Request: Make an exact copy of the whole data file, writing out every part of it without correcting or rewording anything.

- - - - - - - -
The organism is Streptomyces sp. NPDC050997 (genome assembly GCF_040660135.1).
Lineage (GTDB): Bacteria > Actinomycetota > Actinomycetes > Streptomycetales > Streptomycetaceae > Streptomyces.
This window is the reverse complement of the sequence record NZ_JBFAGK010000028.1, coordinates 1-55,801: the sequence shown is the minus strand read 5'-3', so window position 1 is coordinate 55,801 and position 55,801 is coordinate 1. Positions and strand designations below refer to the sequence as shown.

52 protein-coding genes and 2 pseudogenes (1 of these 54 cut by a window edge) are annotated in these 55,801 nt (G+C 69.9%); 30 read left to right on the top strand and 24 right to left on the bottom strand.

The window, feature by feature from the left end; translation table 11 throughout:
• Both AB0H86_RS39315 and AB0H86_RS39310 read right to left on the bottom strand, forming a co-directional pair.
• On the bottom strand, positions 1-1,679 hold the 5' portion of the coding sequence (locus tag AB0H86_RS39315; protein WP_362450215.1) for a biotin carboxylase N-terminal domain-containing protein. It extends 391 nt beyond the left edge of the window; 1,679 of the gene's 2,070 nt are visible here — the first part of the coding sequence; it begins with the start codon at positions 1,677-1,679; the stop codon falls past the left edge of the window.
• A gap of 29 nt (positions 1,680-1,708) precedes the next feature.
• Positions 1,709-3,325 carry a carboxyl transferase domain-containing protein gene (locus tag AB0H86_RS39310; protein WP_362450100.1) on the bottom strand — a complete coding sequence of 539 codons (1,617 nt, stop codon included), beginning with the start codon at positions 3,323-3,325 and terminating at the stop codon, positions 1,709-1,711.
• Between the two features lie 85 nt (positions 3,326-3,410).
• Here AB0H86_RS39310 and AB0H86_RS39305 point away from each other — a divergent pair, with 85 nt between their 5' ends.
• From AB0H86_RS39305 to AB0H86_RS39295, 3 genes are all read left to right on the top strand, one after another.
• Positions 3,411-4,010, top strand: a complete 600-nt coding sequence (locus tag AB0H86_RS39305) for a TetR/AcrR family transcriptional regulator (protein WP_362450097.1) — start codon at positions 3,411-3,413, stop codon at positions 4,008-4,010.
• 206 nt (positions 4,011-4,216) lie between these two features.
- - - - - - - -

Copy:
The organism is Streptomyces sp. NPDC050997 (genome assembly GCF_040660135.1).
Lineage (GTDB): Bacteria > Actinomycetota > Actinomycetes > Streptomycetales > Streptomycetaceae > Streptomyces.
This window is the reverse complement of the sequence record NZ_JBFAGK010000028.1, coordinates 1-55,801: the sequence shown is the minus strand read 5'-3', so window position 1 is coordinate 55,801 and position 55,801 is coordinate 1. Positions and strand designations below refer to the sequence as shown.

52 protein-coding genes and 2 pseudogenes (1 of these 54 cut by a window edge) are annotated in these 55,801 nt (G+C 69.9%); 30 read left to right on the top strand and 24 right to left on the bottom strand.

The window, feature by feature from the left end; translation table 11 throughout:
• Both AB0H86_RS39315 and AB0H86_RS39310 read right to left on the bottom strand, forming a co-directional pair.
• On the bottom strand, positions 1-1,679 hold the 5' portion of the coding sequence (locus tag AB0H86_RS39315; protein WP_362450215.1) for a biotin carboxylase N-terminal domain-containing protein. It extends 391 nt beyond the left edge of the window; 1,679 of the gene's 2,070 nt are visible here — the first part of the coding sequence; it begins with the start codon at positions 1,677-1,679; the stop codon falls past the left edge of the window.
• A gap of 29 nt (positions 1,680-1,708) precedes the next feature.
• Positions 1,709-3,325 carry a carboxyl transferase domain-containing protein gene (locus tag AB0H86_RS39310; protein WP_362450100.1) on the bottom strand — a complete coding sequence of 539 codons (1,617 nt, stop codon included), beginning with the start codon at positions 3,323-3,325 and terminating at the stop codon, positions 1,709-1,711.
• Between the two features lie 85 nt (positions 3,326-3,410).
• Here AB0H86_RS39310 and AB0H86_RS39305 point away from each other — a divergent pair, with 85 nt between their 5' ends.
• From AB0H86_RS39305 to AB0H86_RS39295, 3 genes are all read left to right on the top strand, one after another.
• Positions 3,411-4,010, top strand: a complete 600-nt coding sequence (locus tag AB0H86_RS39305) for a TetR/AcrR family transcriptional regulator (protein WP_362450097.1) — start codon at positions 3,411-3,413, stop codon at positions 4,008-4,010.
• 206 nt (positions 4,011-4,216) lie between these two features.